concluding that City Dodge "laid to rest the contention that a merger clause in a contract being attacked for fraud precludes proof that a contract was fraudulently induced’’Summary of this case from Villalobos v. Atlanta Motorsports Sales, LLC.
A91A1767, A91A1768, A91A1802.
DECIDED SEPTEMBER 30, 1991. RECONSIDERATION DENIED OCTOBER 23, 1991.
Action on contract, etc. Camden Superior Court. Before Judge Tuten.
Stein Cauthen, James E. Stein, Robert H. Cauthen, for appellants.
Stephen L. Berry, for appellees.
Appellants are plaintiffs in suits for rescission of purchase contracts for fraud, fraudulent inducement to enter contract, breach of contract, and breach of warranty, all on account of appellant's respective purchases from Cisco Brothers of used vehicles. After purchasing the vehicles, plaintiffs discovered either that the vehicle had been previously wrecked, or that the odometer had been rolled back. In each case the trial court granted partial summary judgment to Cisco Brothers et al. on grounds that except for a statement in the complaint, plaintiff did not tender or even offer to tender back the purchased vehicle to Cisco Brothers pursuant to OCGA § 13-4-60 and therefore could not maintain an action for rescission; and that in each contract the "merger clause" which stated that any verbal promises by a salesman were waived and were not a part of the contract, prohibits each plaintiff from claiming fraudulent inducement to enter the contract, according to Brown v. Ragsdale Motor Co., 65 Ga. App. 727 ( 16 S.E.2d 176) and other cases. The trial court ruled that plaintiff in each case is therefore prevented from seeking punitive damages for fraud. Crews, Fettig and Howard appeal. Held:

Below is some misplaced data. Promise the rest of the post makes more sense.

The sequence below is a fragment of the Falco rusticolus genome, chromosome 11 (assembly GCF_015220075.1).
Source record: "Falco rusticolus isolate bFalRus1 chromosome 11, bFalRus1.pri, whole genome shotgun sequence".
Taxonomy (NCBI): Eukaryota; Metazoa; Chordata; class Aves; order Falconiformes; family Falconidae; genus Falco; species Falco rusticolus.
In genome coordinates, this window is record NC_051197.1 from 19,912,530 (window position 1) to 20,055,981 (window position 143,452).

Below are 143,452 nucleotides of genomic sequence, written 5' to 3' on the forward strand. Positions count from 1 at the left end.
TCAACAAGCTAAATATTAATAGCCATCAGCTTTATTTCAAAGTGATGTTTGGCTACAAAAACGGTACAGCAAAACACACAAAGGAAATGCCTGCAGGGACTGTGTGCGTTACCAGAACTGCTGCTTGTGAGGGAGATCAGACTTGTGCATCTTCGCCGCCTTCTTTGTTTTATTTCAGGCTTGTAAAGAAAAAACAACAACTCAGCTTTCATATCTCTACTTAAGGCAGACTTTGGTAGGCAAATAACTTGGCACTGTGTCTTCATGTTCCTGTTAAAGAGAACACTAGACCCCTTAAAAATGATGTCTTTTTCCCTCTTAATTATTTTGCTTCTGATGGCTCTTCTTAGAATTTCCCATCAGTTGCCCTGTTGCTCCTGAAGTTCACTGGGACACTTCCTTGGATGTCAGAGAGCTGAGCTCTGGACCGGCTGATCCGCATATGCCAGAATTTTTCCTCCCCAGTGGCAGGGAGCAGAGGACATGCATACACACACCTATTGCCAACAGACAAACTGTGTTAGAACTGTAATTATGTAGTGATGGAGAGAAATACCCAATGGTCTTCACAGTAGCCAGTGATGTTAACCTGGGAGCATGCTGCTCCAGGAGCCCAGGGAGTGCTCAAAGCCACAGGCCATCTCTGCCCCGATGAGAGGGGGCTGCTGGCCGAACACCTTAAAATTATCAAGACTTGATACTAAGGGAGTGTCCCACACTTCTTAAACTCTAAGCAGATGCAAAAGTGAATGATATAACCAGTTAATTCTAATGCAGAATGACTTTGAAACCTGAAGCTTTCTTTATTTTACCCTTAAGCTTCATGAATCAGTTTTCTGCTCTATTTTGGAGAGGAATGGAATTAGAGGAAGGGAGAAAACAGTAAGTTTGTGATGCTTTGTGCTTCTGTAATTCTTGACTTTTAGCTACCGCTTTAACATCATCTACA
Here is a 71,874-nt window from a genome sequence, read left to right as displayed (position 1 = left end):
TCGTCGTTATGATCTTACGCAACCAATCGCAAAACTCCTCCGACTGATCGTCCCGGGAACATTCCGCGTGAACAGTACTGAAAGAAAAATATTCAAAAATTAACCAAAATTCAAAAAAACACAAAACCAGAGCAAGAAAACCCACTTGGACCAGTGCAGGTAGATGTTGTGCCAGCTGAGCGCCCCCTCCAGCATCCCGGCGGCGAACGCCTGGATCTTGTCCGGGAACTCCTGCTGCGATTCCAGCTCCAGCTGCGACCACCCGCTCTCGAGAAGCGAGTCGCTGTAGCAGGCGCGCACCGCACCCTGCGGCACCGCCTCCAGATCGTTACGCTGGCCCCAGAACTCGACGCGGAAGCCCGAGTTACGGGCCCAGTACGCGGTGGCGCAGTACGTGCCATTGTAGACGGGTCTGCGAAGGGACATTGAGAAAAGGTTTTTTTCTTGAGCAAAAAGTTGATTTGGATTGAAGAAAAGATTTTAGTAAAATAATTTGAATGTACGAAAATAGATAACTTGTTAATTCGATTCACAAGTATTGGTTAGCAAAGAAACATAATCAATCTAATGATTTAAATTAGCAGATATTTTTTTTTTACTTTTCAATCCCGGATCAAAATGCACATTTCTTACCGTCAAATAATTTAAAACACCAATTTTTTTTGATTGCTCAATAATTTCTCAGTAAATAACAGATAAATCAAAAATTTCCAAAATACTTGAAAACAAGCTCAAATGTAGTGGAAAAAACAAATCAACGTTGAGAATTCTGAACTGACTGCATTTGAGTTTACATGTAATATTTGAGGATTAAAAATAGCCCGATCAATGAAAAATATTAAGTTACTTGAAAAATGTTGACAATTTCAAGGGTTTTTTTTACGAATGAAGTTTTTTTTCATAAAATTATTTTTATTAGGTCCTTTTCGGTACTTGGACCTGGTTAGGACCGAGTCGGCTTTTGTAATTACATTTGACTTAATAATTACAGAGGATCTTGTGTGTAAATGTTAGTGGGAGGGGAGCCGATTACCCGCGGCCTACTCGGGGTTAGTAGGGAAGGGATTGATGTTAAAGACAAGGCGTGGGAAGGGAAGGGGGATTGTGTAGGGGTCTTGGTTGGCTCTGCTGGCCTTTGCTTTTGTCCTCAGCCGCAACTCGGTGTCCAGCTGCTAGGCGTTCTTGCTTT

1. False and fraudulent representations as to an existing fact which induced the signing of a sales contract give the purchaser the right to rescind the contract. City Dodge v. Gardner, 130 Ga. App. 502 ( 203 S.E.2d 729); Sumner v. Gen. Motors Acceptance Corp., 53 Ga. App. 630 ( 186 S.E. 747). One who seeks rescission of a contract for fraud must restore or offer to restore the consideration received thereunder, as a condition precedent to bringing the action (see Condios, Inc. v. Driver, 145 Ga. App. 537 ( 244 S.E.2d 85)); however, restoration by the purchaser is not an absolute rule, and does not require that the defrauding party be placed in exact status quo, but only that he be placed substantially in his original position and that the party rescinding derives no unconscionable advantage from the rescission. Fletcher v. Fletcher, 158 Ga. 899 ( 124 S.E. 722); National Old Line Ins. Co. v. Lane, 172 Ga. App. 519, 522 ( 323 S.E.2d 707); accord Jones v. Gaskins, 248 Ga. 510, 512 ( 284 S.E.2d 398); Henderson Warehouse Co. v. Brand, 105 Ga. 217, 224 ( 31 S.E. 551); Rountree v. Davis, 90 Ga. App. 223 ( 82 S.E.2d 716); see Cobb Eldridge, Ga. Law of Damages (2nd ed.), § 17-4. One seeking to rescind a contract for fraud must restore or tender back the benefits received under the contract, or show a sufficient reason for not doing so; he need not tender back what he is entitled to keep, and need not offer to restore where the defrauding party has made restoration impossible ( Mutual Savings c. Ins. Co. v. Hines, 96 Ga. App. 442 ( 100 S.E.2d 466)), or when to do so would be unreasonable. Smith v. McWhorter, 173 Ga. 255, 273 ( 160 S.E. 250); Berry v. Williams, 141 Ga. 642 ( 81 S.E. 881). Compare International Software Solutions v. Atlanta Pressure c. Co., 194 Ga. App. 441 ( 390 S.E.2d 659).